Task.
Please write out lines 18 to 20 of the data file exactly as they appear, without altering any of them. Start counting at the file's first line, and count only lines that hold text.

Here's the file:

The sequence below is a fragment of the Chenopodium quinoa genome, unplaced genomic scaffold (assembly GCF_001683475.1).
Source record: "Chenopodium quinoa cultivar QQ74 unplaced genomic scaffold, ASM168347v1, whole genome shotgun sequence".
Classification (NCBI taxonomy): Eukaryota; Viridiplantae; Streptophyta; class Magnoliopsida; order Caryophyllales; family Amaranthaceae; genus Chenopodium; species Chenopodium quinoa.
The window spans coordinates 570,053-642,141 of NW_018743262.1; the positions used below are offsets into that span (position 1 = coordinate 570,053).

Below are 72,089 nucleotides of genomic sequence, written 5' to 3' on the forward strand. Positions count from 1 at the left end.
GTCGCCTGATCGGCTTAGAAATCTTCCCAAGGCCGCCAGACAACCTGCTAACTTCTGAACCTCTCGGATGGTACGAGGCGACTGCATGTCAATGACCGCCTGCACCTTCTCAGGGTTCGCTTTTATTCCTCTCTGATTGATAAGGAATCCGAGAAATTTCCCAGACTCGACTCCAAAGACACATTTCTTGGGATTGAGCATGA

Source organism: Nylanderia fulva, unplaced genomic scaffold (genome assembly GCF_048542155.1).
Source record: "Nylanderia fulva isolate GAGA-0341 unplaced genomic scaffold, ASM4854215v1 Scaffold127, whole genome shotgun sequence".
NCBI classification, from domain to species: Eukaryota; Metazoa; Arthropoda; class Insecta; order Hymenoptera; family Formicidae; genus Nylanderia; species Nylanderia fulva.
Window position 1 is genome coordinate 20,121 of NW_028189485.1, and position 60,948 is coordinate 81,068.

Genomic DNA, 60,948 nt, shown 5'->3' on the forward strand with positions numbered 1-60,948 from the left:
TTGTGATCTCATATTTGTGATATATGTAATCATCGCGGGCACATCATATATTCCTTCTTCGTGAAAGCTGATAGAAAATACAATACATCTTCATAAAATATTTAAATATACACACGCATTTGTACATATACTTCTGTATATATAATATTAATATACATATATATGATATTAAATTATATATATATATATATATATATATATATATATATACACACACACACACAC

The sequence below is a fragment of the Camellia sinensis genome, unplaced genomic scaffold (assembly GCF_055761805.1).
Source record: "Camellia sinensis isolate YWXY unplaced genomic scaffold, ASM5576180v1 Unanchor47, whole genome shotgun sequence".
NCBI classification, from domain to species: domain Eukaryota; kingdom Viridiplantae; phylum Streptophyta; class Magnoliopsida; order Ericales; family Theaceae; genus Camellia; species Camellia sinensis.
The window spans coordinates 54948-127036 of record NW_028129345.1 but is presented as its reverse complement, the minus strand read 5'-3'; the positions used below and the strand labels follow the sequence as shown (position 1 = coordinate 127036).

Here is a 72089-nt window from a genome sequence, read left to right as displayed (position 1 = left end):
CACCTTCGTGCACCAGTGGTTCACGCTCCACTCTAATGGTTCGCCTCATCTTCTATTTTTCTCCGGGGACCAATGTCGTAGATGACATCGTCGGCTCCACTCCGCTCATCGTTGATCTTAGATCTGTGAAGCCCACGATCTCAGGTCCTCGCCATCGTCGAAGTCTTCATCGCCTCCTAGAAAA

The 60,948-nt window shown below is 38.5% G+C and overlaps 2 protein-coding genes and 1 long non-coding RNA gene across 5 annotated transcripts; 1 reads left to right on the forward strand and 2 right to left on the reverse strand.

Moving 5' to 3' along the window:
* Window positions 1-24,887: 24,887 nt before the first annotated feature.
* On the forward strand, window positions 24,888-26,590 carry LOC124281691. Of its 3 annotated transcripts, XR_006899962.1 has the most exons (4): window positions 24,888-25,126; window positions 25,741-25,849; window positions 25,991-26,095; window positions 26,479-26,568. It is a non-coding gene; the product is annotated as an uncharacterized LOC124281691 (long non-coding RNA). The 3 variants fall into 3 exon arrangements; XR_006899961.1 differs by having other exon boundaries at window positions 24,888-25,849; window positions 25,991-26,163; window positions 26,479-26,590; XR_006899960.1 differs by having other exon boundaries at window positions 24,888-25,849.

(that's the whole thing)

CACCTTCGTGCACCAGTGGTTCACGCTCCACTCTAATGGTTCGCCTCATCTTCTATTTTTCTCCGGGGACCAATGTCGTAGATGACATCGTCGGCTCCACTCCGCTCATCGTTGATCTTAGATCTGTGAAGCCCACGATCTCAGGTCCTCGCCATCGTCGAAGTCTTCATCGCCTCCTAGAAAA

The 60,948-nt window shown below is 38.5% G+C and overlaps 2 protein-coding genes and 1 long non-coding RNA gene across 5 annotated transcripts; 1 reads left to right on the forward strand and 2 right to left on the reverse strand.

Moving 5' to 3' along the window: